To Chair Franz and the Board of Natural Resources:
The undersigned local residents and patrons of Capitol State Forest urge you to reject DNR's "Sauerkraut" timber sale.
Almost all of the natural forests that once dominated Capitol State Forest have been logged. The Chehalis River Basin is now dominated mostly by industrial forestlands, and agricultural fields. It is important to protect the few remaining, natural "legacy" forests that are left. These forests are an important part of our natural heritage, and function as ecological "lifeboats" for a wide variety of plant and wildlife species, and hundreds of lesser-known species of insects, lichens, bryophytes, mushrooms, and other fungi.
Natural legacy forests like those found in the "Sauerkraut" timber sale are different from other managed (or planted) forests in a number of ways. The most obvious difference is that the trees are much larger than in managed forests. Many of the dominant trees in this timber sale are close to 200 feet tall. Because these forests were often selectively logged or "high-graded" in the early 1900's, and allowed to grow back on their own, they are also much more structurally and biologically diverse.
Walk through these forests, and you will find they contain multiple canopy layers, composed of a wide variety of trees of different sizes. Gaps in the overstory canopy allow sunlight to reach the forest floor, creating a complex mosaic of different plant communities composed of a diverse array of small trees, shrubs and wildflowers. Standing dead trees and logs provide critical nesting habitat for small mammals, and countless other forms of life.
These forests provide learning opportunities for students and scientists to better understand how they function; and are popular recreational destinations for hunters, hikers, bikers, and other outdoor enthusiasts. There is also strong evidence that older forests and the large trees contained within the "Sauerkraut" timber sale store and absorb a disproportionate amount of carbon from the atmosphere, thus slowing the rate of climate change.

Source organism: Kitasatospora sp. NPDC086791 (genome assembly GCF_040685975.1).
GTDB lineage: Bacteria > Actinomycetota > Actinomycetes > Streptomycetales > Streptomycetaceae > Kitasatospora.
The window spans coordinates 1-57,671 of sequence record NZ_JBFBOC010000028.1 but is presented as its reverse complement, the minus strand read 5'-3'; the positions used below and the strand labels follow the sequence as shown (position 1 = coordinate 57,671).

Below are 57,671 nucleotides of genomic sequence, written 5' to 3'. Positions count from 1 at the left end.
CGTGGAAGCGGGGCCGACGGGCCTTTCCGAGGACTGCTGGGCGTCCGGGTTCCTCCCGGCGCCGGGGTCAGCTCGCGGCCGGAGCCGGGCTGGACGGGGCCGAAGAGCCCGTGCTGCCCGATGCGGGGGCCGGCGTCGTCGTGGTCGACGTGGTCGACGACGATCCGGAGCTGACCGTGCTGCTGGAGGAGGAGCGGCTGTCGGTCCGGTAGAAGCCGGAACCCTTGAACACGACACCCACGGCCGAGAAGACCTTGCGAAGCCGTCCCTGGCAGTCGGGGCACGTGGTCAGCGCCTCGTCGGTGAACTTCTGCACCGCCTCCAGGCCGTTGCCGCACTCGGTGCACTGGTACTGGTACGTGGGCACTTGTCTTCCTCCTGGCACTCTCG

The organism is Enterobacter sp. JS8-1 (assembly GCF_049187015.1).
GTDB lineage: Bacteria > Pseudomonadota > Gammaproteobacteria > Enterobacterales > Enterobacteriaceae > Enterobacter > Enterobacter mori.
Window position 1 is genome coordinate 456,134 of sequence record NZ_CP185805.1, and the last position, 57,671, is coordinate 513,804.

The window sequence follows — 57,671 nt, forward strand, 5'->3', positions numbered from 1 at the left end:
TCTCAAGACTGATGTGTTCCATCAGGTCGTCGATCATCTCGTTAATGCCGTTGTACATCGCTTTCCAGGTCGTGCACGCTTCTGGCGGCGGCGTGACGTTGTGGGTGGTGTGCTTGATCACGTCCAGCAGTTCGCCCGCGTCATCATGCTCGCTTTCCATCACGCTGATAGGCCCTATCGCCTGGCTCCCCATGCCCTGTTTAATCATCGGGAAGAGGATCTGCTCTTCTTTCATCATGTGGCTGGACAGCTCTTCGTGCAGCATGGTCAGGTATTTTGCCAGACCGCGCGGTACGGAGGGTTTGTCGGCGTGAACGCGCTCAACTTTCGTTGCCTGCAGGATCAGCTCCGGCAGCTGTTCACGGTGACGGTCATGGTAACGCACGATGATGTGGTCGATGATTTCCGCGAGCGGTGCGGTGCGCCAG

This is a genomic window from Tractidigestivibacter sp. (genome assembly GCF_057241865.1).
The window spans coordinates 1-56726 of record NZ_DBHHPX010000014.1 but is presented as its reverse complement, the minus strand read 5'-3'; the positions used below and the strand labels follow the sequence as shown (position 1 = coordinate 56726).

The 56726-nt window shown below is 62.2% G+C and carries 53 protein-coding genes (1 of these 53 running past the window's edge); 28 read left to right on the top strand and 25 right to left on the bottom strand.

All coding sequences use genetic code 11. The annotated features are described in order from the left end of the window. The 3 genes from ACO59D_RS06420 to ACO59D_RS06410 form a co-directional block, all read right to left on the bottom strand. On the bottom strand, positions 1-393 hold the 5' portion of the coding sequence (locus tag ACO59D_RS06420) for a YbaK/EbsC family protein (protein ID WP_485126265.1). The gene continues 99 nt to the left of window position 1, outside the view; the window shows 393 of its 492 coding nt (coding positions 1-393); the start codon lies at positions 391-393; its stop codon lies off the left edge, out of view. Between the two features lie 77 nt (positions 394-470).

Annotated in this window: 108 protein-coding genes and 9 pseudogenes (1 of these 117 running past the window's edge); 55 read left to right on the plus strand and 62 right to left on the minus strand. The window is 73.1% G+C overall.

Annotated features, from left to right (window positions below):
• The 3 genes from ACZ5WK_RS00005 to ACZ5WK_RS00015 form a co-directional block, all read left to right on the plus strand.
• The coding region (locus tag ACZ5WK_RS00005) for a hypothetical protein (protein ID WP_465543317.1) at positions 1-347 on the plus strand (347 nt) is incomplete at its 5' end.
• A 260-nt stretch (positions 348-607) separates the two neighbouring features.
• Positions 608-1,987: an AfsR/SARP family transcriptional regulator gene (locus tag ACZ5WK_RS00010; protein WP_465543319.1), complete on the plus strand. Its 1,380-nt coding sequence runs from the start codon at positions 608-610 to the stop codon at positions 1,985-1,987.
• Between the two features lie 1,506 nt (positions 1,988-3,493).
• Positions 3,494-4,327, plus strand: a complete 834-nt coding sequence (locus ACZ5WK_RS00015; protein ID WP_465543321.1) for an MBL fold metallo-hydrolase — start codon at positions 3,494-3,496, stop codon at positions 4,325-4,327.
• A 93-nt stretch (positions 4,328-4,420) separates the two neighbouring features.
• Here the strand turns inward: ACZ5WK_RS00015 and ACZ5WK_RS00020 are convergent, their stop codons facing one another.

There is no defense for logging this forest. DNR forest inventory records reveal that there are thousands of acres of plantation forests managed by DNR in Capitol State Forest that are currently available for harvest. Plantation forests hold more than enough timber to satisfy overall sustainable harvest targets for the current planning decade, and fulfill DNR's current commitments to Thurston County and other income recipients. There is no need to clearcut this forest. To be clear, the recommendation by Commissioner of Public Lands and the Department of Natural Resources to commercially log this stand is a choice that is made by the Commissioner and DNR. These timber sales do little to create or sustain jobs in Washington, as the larger timber is typically sold to out-of-state logging contractors. DNR is not fulfilling a mandate or following best available science by logging these natural legacy forests.
We are not asking DNR to end logging on state forest lands. We simply asking that you protect the last best remaining lowland legacy forests, which occupy only about ten percent of all state forest lands managed by DNR in Capitol State Forest. Please put a stop to the destruction of these irreplaceable forests, and reject DNR's proposed "Sauerkraut" sale.